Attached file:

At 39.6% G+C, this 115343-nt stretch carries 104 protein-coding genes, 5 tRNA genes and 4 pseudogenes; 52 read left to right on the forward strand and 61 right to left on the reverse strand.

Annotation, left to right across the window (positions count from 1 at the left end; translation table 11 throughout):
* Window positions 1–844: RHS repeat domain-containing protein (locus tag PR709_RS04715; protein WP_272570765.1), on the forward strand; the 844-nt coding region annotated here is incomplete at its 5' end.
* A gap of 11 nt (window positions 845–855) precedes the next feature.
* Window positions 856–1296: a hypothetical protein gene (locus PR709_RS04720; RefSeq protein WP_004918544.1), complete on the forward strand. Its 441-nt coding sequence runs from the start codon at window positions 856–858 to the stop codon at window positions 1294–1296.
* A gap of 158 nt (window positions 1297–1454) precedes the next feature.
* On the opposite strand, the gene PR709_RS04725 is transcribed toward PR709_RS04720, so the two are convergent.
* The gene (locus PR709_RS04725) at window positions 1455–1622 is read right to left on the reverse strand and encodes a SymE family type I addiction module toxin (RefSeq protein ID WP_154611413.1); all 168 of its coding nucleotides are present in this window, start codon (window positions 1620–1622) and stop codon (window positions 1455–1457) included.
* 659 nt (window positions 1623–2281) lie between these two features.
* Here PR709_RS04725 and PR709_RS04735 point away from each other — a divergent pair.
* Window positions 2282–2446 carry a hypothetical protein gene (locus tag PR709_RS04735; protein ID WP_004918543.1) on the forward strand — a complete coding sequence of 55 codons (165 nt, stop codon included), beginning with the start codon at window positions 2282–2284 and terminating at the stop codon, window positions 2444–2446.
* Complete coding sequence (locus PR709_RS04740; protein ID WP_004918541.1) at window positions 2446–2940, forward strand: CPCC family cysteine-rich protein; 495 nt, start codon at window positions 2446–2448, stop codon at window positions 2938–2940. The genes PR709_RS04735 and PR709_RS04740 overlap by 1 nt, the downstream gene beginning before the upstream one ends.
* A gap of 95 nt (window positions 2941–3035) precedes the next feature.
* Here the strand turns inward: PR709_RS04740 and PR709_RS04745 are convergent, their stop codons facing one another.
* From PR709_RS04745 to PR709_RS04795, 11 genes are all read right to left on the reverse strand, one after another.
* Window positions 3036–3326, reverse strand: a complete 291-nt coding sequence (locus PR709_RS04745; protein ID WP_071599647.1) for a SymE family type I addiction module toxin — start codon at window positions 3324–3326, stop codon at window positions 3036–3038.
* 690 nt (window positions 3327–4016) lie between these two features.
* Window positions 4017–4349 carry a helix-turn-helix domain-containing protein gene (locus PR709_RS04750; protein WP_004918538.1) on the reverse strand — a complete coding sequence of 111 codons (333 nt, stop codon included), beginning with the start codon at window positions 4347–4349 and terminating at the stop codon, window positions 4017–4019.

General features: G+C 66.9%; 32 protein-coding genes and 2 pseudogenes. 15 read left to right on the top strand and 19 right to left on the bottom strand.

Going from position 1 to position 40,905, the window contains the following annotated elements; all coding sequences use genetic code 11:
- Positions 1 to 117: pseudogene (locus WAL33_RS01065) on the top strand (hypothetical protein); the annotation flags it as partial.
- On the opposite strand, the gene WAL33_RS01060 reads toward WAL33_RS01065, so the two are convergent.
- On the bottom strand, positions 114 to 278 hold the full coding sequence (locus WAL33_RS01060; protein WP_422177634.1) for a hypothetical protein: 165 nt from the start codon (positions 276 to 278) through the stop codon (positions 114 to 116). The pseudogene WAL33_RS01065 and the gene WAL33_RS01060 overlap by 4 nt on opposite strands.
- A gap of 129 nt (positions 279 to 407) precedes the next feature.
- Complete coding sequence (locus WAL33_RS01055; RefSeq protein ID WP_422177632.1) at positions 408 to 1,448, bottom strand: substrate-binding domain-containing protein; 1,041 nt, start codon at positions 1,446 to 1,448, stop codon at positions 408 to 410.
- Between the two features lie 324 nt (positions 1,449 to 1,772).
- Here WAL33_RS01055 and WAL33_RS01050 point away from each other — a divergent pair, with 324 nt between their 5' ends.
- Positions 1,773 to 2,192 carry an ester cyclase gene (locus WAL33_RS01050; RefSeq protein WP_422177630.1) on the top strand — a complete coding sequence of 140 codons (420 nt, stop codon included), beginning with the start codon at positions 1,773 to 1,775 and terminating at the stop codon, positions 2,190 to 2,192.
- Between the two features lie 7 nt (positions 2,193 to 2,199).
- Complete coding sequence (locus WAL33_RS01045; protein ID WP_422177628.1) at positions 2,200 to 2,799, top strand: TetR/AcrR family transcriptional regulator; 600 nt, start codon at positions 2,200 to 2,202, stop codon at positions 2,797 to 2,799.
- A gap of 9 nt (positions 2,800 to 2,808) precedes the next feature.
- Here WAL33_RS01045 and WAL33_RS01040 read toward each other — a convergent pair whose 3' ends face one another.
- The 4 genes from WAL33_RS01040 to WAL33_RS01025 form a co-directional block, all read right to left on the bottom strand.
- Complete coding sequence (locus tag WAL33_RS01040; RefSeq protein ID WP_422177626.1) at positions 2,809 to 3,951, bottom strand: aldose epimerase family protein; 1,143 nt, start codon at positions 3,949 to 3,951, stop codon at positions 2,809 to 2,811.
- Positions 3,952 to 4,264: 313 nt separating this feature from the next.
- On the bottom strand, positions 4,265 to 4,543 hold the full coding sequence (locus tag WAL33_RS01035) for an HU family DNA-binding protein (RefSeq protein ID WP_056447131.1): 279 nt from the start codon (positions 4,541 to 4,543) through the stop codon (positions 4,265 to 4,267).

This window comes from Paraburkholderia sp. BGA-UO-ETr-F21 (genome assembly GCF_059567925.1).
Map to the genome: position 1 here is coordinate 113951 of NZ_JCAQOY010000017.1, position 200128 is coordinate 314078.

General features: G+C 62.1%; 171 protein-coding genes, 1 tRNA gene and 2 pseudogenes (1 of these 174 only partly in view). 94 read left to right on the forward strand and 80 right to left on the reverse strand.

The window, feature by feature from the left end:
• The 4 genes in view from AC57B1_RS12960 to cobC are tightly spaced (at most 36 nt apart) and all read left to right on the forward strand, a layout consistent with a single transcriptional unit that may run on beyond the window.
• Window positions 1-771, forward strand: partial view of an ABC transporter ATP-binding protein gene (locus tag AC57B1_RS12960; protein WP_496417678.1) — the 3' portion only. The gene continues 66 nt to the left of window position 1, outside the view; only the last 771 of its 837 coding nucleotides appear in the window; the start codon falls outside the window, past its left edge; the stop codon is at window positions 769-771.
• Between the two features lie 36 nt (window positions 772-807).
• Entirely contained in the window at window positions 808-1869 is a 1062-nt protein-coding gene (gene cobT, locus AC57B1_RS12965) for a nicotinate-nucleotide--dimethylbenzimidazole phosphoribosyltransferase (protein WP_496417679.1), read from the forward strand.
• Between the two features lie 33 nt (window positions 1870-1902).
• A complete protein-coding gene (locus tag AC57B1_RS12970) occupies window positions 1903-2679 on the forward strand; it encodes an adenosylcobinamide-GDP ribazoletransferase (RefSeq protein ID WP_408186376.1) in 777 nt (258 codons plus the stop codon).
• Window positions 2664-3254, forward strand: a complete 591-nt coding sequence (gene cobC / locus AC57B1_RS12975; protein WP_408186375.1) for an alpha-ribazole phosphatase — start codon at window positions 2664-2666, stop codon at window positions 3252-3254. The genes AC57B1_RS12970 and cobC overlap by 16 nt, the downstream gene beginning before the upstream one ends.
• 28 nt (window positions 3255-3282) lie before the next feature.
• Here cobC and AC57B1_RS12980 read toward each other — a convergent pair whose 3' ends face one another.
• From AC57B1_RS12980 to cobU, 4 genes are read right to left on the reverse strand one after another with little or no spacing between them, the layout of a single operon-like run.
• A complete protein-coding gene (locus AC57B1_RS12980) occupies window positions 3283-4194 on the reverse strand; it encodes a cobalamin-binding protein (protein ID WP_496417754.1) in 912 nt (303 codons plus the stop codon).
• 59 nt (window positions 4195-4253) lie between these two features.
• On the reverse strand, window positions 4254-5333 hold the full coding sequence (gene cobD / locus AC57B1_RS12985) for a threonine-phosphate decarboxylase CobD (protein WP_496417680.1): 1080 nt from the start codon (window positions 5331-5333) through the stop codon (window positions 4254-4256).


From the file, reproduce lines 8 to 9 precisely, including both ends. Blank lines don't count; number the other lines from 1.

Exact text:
* The gene (locus PR709_RS04725) at window positions 1455–1622 is read right to left on the reverse strand and encodes a SymE family type I addiction module toxin (RefSeq protein ID WP_154611413.1); all 168 of its coding nucleotides are present in this window, start codon (window positions 1620–1622) and stop codon (window positions 1455–1457) included.
* 659 nt (window positions 1623–2281) lie between these two features.